Starstruck (HBO Max)
Written by Rose Matafeo and Alice Snedden
Directed by Karen Maine
As we continue with me watching things, you might be looking at this and wondering ‘another romcom?’ and my answer would be: If you pay me (link to patreon), I might consider something else, but for now, mama’s gotta do what feels right.
Starstruck is a BBC-Three show picked up by HBO, starring Rose Matafeo as Jessie and Nikesh Patel as Tom Kapoor. It feels like one of those fan-fics you would encounter on Tumblr while bored one night, except Jessie would be either ‘you’ or Y/N (your name) and has less sex in it.
That being said, this short series is worth the watch. It’s six episodes; the titles are all by season until the end, which is the Christmas episode.
It starts with Jessie going to the club on NYE with her flatmate and best friend Kate, both arguing about going in. Jessie unsure, uncomfortable, but willing because friends stick together. Jessie meets Tom in the bathroom. She amuses Tom; she doesn’t care so much. They hook up, and she realizes as she’s trying to sneak off the morning that she has hooked up with a famous actor.
The best parts are these two together. They’re awkward at times, insecure, and Jessie is fully aware he makes more money than she does.
As they part, the next scene is showing Jessie talking to a client who starts to judge her favorite movie on her nametag. The twist being, it’s not even her nametag, and it isn’t even a movie she’s seen. It’s displaying to us how Jessie could have at any time known Tom was the Tom Kapoor but just seemed to have dismissed him entirely.
We don’t get a lot about Tom. There’s no moment where Jessie searches him online to do an intensive dive (she does search him once for plot reasons), where she spirals on how many women he’s been with. Instead, in the beginning, Jessie is more thrilled that she will be a stain on his sexual history. She sets herself up to move along with her life.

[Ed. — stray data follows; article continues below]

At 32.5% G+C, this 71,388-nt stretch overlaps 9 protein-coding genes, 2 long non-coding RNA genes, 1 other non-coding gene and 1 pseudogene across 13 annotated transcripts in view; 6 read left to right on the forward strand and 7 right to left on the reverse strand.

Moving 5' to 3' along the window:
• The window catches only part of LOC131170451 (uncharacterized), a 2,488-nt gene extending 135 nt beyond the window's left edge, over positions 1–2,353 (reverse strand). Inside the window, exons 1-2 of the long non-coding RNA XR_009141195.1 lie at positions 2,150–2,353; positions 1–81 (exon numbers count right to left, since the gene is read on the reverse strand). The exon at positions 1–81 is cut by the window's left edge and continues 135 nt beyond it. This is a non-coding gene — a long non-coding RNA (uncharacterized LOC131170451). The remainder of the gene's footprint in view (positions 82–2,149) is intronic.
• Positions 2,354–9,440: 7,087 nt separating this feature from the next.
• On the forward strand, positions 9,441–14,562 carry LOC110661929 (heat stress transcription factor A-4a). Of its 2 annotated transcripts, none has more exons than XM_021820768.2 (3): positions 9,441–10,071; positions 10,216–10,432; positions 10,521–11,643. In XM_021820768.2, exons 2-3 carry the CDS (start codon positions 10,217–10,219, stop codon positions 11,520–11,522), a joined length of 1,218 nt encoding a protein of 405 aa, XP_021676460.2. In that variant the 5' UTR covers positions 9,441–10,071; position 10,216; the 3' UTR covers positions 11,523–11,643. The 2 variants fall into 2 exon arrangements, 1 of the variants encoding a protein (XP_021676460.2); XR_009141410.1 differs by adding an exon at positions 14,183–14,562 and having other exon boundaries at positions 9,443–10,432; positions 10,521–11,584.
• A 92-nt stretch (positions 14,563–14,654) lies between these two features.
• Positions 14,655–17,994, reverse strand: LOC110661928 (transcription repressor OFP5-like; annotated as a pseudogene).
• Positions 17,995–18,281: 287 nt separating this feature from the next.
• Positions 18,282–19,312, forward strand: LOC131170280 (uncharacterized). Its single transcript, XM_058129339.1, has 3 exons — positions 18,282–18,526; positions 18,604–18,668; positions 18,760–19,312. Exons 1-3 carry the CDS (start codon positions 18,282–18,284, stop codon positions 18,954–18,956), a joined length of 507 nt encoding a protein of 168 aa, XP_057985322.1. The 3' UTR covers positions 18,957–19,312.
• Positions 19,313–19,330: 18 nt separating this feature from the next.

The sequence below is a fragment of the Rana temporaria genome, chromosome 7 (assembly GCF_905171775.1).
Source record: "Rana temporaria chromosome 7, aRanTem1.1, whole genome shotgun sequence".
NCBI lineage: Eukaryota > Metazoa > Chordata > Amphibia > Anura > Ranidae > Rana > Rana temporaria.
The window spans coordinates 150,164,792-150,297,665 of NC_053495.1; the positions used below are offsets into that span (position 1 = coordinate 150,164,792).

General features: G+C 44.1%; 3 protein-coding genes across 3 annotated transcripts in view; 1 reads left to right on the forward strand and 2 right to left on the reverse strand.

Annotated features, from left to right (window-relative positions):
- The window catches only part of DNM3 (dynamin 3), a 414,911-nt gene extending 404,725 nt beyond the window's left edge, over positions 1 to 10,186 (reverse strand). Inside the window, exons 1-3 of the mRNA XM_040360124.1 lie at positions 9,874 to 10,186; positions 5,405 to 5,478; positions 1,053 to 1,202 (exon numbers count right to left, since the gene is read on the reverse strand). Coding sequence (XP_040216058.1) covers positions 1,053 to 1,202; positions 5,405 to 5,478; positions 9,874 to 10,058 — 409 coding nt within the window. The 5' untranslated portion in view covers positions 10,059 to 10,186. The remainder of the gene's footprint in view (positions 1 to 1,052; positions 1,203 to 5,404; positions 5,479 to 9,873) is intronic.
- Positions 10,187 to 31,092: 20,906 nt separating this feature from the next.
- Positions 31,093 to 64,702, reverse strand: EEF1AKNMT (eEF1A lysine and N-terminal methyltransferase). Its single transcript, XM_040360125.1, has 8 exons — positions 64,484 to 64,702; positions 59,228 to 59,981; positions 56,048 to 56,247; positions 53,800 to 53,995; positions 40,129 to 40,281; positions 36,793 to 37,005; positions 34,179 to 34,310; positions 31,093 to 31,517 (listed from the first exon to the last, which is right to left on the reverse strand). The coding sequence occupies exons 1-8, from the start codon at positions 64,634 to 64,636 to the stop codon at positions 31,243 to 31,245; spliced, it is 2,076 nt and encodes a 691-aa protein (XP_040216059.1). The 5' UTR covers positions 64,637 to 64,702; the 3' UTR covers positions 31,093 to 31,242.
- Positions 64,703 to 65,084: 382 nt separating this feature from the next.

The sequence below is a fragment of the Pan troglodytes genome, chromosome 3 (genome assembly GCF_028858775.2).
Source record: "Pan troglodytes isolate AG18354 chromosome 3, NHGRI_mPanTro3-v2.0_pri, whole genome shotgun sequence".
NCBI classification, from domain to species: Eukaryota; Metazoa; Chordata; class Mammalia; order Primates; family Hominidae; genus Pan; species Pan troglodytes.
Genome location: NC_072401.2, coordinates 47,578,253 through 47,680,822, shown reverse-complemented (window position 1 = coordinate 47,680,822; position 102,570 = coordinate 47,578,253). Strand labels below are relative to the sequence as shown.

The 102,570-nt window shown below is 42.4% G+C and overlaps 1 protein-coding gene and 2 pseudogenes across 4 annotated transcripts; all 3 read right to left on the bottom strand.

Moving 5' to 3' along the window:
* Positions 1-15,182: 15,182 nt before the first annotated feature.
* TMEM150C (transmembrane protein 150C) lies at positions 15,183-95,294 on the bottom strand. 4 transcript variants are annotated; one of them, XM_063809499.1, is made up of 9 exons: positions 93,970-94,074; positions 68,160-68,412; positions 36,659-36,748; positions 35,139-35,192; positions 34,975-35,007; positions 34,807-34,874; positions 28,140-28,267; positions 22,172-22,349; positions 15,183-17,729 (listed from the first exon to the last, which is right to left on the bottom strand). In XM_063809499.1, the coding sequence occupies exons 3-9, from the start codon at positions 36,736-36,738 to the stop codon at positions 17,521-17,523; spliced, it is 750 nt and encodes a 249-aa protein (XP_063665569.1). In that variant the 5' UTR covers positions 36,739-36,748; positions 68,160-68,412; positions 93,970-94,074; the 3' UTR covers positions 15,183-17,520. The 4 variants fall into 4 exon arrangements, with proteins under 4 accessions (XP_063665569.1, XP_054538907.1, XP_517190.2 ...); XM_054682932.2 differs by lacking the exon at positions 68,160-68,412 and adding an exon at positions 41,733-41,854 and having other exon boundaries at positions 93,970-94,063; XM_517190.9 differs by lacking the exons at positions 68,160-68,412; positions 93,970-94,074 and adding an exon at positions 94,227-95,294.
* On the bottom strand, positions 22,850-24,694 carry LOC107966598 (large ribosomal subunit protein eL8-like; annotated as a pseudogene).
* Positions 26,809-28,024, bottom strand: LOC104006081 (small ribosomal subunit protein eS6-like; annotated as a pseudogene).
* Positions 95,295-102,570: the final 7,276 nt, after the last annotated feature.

In the whole series, it’s miscommunication that leads them not to end up together as you’d think. They don’t immediately fall in love, but you see the connection. Jessie isn’t thrown into the tabloids or has a weird moment of being forced into the red carpet. His agent even warns Tom, not to date’ civilians.’
Instead, Tom is the one who is caught in awkwardness. People are taking his photo as he’s trying to talk to Jessie. Her friends being awkward around him, in awe of him. Tom was acting out during a press interview because he’s hurt about Jessie. Tom is the one spinning because of the relationship.
On the other hand, Jessie is questioning what she should do about her life and how to make money. Her struggles differ from Tom’s and what we see is someone messy, sometimes self-involved, and determined to keep herself who she is. There’s a tiny mention of her having moved from New Zealand to London for love before, so she isn’t willing to do all that again.
Jessie is someone you want to watch and see grow. She isn’t perfect, and she knows this, yet there’s confidence within her. I like that there isn’t a scene where Jessie asks him to if beautiful. She’s more determined to be who she is. There’s a mix of female comedy ala Broad City injected into this rom-com series. I am delighted to see more of it!
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